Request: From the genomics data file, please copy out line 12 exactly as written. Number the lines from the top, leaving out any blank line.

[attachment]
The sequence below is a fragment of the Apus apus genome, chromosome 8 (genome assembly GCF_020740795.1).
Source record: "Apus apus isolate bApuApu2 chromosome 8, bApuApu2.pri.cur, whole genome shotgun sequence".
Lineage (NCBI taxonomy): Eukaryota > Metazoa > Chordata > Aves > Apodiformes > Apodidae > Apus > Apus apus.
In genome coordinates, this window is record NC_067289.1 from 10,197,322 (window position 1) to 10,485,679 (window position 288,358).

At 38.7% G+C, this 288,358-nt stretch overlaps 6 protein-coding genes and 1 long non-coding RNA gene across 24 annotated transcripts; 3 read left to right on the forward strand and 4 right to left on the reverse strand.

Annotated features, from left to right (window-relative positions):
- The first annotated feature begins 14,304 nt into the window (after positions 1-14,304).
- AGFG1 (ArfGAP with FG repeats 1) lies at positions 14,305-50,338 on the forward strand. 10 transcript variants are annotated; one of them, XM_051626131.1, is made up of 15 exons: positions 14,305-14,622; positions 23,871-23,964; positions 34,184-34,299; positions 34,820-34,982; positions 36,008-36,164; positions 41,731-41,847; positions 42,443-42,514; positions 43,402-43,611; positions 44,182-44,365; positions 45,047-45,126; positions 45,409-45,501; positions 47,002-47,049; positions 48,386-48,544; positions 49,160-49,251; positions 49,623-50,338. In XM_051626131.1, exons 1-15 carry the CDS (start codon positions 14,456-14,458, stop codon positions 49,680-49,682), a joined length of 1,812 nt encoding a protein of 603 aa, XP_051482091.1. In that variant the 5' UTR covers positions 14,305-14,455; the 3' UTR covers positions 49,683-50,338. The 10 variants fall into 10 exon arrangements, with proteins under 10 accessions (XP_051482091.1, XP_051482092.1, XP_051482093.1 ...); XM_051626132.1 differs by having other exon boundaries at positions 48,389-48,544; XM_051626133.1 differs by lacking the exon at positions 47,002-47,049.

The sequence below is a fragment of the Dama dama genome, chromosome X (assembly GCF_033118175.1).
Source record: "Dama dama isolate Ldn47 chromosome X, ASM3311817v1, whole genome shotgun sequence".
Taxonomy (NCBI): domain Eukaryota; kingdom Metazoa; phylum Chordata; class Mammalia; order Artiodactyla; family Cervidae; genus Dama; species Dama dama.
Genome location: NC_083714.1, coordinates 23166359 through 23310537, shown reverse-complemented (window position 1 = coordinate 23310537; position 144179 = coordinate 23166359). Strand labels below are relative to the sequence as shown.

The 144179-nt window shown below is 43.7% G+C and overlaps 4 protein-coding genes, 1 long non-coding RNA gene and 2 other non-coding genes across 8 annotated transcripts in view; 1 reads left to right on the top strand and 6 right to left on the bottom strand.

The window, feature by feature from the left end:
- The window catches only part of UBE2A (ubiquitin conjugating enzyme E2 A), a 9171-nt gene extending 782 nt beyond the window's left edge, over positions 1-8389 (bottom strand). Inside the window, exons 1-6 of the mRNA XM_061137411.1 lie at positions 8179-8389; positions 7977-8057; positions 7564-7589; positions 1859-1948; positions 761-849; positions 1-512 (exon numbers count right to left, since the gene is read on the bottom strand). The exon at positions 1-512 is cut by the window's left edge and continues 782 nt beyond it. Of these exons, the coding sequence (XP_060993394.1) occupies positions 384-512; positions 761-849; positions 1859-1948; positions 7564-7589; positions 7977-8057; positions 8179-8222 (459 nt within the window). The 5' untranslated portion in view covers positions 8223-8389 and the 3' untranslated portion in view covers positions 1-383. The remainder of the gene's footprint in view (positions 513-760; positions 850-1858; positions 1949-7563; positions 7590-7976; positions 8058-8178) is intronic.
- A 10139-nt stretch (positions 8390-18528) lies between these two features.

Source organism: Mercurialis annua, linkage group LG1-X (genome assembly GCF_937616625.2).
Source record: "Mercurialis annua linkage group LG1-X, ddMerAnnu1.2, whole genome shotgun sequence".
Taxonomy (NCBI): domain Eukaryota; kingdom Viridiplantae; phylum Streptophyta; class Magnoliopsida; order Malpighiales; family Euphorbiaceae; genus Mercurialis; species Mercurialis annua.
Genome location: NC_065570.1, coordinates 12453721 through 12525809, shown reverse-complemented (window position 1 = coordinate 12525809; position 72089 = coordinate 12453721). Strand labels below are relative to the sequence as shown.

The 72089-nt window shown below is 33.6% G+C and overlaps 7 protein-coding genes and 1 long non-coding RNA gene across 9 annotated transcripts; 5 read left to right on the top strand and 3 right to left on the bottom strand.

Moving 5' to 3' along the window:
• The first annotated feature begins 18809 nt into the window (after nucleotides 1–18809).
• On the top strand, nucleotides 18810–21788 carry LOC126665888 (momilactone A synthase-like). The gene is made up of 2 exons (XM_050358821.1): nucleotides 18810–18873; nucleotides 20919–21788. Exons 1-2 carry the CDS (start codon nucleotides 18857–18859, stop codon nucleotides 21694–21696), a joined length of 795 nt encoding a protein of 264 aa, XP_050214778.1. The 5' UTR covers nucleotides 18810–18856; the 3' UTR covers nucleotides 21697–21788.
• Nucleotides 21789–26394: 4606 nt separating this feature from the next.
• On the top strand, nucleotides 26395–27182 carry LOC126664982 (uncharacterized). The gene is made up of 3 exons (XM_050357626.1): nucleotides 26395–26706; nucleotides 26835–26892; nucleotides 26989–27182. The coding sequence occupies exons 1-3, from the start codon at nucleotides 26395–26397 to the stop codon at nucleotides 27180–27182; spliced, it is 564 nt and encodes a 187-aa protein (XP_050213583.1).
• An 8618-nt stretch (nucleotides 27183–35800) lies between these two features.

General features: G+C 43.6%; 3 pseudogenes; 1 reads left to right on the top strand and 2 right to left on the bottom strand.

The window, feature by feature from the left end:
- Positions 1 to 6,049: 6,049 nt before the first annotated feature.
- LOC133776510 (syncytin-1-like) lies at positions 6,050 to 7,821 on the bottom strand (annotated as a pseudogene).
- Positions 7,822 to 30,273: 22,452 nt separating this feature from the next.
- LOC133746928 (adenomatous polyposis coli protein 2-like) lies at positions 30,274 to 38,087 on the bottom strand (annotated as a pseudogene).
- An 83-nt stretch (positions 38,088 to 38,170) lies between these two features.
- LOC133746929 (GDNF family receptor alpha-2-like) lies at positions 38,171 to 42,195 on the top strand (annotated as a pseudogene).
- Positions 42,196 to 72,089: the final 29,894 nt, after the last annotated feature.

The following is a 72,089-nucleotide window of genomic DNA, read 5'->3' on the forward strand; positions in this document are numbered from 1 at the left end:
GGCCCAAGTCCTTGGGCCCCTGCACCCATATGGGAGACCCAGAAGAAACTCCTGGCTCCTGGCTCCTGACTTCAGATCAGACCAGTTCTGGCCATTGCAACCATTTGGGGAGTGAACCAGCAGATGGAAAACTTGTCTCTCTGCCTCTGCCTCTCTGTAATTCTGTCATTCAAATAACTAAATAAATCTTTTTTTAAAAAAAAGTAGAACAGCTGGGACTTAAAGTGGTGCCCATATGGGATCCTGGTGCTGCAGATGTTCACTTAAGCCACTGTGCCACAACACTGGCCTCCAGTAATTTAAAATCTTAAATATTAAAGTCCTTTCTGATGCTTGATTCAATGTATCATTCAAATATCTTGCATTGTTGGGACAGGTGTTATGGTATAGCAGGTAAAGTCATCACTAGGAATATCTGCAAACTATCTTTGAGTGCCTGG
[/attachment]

Genome location: NC_083714.1, coordinates 23166359 through 23310537, shown reverse-complemented (window position 1 = coordinate 23310537; position 144179 = coordinate 23166359). Strand labels below are relative to the sequence as shown.